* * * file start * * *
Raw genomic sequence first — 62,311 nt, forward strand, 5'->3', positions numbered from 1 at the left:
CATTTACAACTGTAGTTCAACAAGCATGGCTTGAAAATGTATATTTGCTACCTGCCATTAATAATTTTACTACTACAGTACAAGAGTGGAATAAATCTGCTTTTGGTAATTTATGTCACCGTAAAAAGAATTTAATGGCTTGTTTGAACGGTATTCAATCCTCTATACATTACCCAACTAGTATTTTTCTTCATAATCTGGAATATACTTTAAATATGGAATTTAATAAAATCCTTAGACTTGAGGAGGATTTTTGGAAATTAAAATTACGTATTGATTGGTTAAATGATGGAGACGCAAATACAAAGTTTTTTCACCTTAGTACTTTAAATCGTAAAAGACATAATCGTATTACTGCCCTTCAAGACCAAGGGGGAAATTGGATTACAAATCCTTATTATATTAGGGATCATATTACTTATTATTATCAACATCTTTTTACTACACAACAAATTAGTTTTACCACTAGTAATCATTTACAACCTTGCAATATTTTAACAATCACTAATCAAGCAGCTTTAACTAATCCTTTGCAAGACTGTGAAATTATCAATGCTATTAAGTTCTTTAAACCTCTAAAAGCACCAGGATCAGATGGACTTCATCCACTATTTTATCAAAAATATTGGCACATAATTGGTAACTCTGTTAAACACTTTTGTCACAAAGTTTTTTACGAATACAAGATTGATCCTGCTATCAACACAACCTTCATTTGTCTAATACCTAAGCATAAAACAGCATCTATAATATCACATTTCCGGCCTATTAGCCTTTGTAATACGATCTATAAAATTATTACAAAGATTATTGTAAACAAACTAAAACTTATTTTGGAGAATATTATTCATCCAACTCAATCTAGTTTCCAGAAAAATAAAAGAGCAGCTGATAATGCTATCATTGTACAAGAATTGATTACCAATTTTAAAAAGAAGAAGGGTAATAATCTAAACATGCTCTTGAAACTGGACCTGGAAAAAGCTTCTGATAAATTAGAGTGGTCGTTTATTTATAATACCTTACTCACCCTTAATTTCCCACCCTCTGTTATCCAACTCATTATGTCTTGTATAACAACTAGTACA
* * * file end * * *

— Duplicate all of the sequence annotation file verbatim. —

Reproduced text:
Raw genomic sequence first — 62,311 nt, forward strand, 5'->3', positions numbered from 1 at the left:
CATTTACAACTGTAGTTCAACAAGCATGGCTTGAAAATGTATATTTGCTACCTGCCATTAATAATTTTACTACTACAGTACAAGAGTGGAATAAATCTGCTTTTGGTAATTTATGTCACCGTAAAAAGAATTTAATGGCTTGTTTGAACGGTATTCAATCCTCTATACATTACCCAACTAGTATTTTTCTTCATAATCTGGAATATACTTTAAATATGGAATTTAATAAAATCCTTAGACTTGAGGAGGATTTTTGGAAATTAAAATTACGTATTGATTGGTTAAATGATGGAGACGCAAATACAAAGTTTTTTCACCTTAGTACTTTAAATCGTAAAAGACATAATCGTATTACTGCCCTTCAAGACCAAGGGGGAAATTGGATTACAAATCCTTATTATATTAGGGATCATATTACTTATTATTATCAACATCTTTTTACTACACAACAAATTAGTTTTACCACTAGTAATCATTTACAACCTTGCAATATTTTAACAATCACTAATCAAGCAGCTTTAACTAATCCTTTGCAAGACTGTGAAATTATCAATGCTATTAAGTTCTTTAAACCTCTAAAAGCACCAGGATCAGATGGACTTCATCCACTATTTTATCAAAAATATTGGCACATAATTGGTAACTCTGTTAAACACTTTTGTCACAAAGTTTTTTACGAATACAAGATTGATCCTGCTATCAACACAACCTTCATTTGTCTAATACCTAAGCATAAAACAGCATCTATAATATCACATTTCCGGCCTATTAGCCTTTGTAATACGATCTATAAAATTATTACAAAGATTATTGTAAACAAACTAAAACTTATTTTGGAGAATATTATTCATCCAACTCAATCTAGTTTCCAGAAAAATAAAAGAGCAGCTGATAATGCTATCATTGTACAAGAATTGATTACCAATTTTAAAAAGAAGAAGGGTAATAATCTAAACATGCTCTTGAAACTGGACCTGGAAAAAGCTTCTGATAAATTAGAGTGGTCGTTTATTTATAATACCTTACTCACCCTTAATTTCCCACCCTCTGTTATCCAACTCATTATGTCTTGTATAACAACTAGTACA